dYdX Confirms It Complied With Treasury’s Tornado Cash Ban
- dYdX has blocked some accounts that had previously interacted with Tornado Cash to adhere to the Treasury Department’s sanctions.
- The decentralized exchange has since unblocked some accounts.
- Several major crypto entities have complied with the Treasury’s Tornado Cash ban.
Share this article
Tornado Cash was added to the Office of Foreign Assets Control’s sanctions list this week.
dYdX Caught Up in Tornado Cash Ban
The U.S. Treasury Department’s decision to blacklist Tornado Cash is still wreaking havoc across the cryptocurrency ecosystem.
The decentralized derivatives exchange dYdX confirmed it had been affected by the ban late Wednesday after it became aware that some of its users had interacted with Tornado Cash. In response, the project opted to block some accounts.
A blog post said:
“Many accounts were blocked because a certain portion of the wallet’s funds (in many cases, even immaterial amounts) were associated at some time with Tornado Cash, which was recently added to the sanctions list by the U.S. Treasury’s OFAC.”
The development follows the Treasury’s Monday update confirming that the Office of Foreign Assets Control had sanctioned Tornado Cash and its associated smart contracts due to the role it had played in many crypto-based cybercrimes. The move restricts all U.S. residents from interacting with the protocol. The Treasury said that the Ethereum mixing protocol had failed to impose “effective controls” to prevent criminals from money laundering.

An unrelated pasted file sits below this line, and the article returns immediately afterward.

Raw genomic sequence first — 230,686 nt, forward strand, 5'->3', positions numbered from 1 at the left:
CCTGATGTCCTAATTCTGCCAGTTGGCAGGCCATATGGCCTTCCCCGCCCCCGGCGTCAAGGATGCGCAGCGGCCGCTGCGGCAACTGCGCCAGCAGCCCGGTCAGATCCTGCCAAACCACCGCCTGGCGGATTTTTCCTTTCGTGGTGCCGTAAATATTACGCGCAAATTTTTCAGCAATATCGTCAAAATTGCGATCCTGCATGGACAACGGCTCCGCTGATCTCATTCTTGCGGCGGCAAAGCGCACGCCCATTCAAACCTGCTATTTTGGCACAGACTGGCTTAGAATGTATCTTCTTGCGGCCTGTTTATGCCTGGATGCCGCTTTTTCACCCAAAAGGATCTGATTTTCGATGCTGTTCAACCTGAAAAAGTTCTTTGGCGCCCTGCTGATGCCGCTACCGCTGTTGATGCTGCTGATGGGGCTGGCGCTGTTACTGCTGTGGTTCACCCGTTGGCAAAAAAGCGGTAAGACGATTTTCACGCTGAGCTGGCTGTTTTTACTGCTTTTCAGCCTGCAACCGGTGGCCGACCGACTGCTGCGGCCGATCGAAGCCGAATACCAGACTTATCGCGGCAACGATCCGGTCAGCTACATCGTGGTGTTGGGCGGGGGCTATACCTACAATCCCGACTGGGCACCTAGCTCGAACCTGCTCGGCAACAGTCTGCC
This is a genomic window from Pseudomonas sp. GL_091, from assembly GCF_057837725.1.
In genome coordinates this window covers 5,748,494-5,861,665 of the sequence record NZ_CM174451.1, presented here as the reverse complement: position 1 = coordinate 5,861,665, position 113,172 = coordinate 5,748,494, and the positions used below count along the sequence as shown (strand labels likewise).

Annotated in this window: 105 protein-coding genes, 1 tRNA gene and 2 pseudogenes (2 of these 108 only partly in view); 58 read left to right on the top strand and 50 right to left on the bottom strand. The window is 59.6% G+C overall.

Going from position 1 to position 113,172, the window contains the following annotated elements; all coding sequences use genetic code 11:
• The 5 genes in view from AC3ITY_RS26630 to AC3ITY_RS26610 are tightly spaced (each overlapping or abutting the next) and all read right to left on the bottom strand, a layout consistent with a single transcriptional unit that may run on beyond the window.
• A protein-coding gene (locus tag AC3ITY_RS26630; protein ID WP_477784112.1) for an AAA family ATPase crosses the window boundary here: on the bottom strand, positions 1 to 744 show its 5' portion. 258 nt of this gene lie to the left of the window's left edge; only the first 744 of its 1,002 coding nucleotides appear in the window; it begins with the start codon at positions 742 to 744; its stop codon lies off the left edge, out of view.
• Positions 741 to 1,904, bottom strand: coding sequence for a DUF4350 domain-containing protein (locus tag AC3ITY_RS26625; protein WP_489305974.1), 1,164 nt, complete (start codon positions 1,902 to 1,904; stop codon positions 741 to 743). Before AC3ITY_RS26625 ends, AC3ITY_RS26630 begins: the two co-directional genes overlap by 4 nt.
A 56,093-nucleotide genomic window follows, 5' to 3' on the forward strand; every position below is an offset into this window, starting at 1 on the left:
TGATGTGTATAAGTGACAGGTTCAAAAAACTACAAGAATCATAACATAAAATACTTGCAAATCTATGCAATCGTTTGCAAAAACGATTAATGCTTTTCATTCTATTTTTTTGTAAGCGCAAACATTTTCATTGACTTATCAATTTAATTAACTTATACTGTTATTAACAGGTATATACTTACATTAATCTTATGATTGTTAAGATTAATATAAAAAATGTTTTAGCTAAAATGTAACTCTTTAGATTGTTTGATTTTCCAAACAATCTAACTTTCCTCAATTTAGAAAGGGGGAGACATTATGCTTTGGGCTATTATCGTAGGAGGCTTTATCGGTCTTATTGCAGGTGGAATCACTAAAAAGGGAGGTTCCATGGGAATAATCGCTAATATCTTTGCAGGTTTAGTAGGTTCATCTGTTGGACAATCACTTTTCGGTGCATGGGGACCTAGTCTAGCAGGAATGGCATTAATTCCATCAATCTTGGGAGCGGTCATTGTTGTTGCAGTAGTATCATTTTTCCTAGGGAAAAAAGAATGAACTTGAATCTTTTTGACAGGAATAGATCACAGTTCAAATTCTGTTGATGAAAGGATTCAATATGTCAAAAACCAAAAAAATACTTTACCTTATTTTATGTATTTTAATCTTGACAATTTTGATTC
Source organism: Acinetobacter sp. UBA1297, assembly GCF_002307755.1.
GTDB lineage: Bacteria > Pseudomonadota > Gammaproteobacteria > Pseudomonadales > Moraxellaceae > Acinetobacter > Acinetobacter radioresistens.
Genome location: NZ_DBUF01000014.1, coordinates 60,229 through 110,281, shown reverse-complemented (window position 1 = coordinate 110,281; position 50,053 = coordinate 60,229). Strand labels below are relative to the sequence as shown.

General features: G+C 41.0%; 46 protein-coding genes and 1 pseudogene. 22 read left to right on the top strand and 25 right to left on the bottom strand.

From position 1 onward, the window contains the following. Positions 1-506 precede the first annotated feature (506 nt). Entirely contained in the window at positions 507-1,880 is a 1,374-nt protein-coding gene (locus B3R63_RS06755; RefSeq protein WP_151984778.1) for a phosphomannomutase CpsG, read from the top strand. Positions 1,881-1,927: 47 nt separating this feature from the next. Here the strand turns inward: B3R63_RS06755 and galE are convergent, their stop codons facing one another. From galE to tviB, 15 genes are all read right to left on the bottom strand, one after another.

While the crypto community widely expressed outrage at the nature of the ban, arguing that blacklisting code constituted a breach of free speech, several crypto-based projects complied with the ban following the announcement. Circle froze 75,000 USDC deposited to the protocol, and GitHub, Infura, and Alchemy also blocked access to their users.
dYdX said in its blog post that it had “unbanned certain accounts,” though it didn’t confirm how many remain blocked.
The nature of the Treasury’s ban means that many Ethereum users could find that they get cut off from key parts of the crypto ecosystem if they used Tornado Cash at any point in the past. U.S. based entities like dYdX and Circle are of particular note here as the ban applies across the country. Other projects with decentralized structures outside the U.S. are less likely to have to comply with the sanctions.
This is not the first time dYdX users have been impacted by U.S. regulations. Last summer, dYdX airdropped its DYDX token to early users, but those based in the U.S. were excluded. It was widely speculated that dYdX left U.S. residents out to avoid any accusations that it was offering unregistered securities from the SEC.
Disclosure: At the time of writing, the author of this piece owned DYDX, ETH, and several other cryptocurrencies.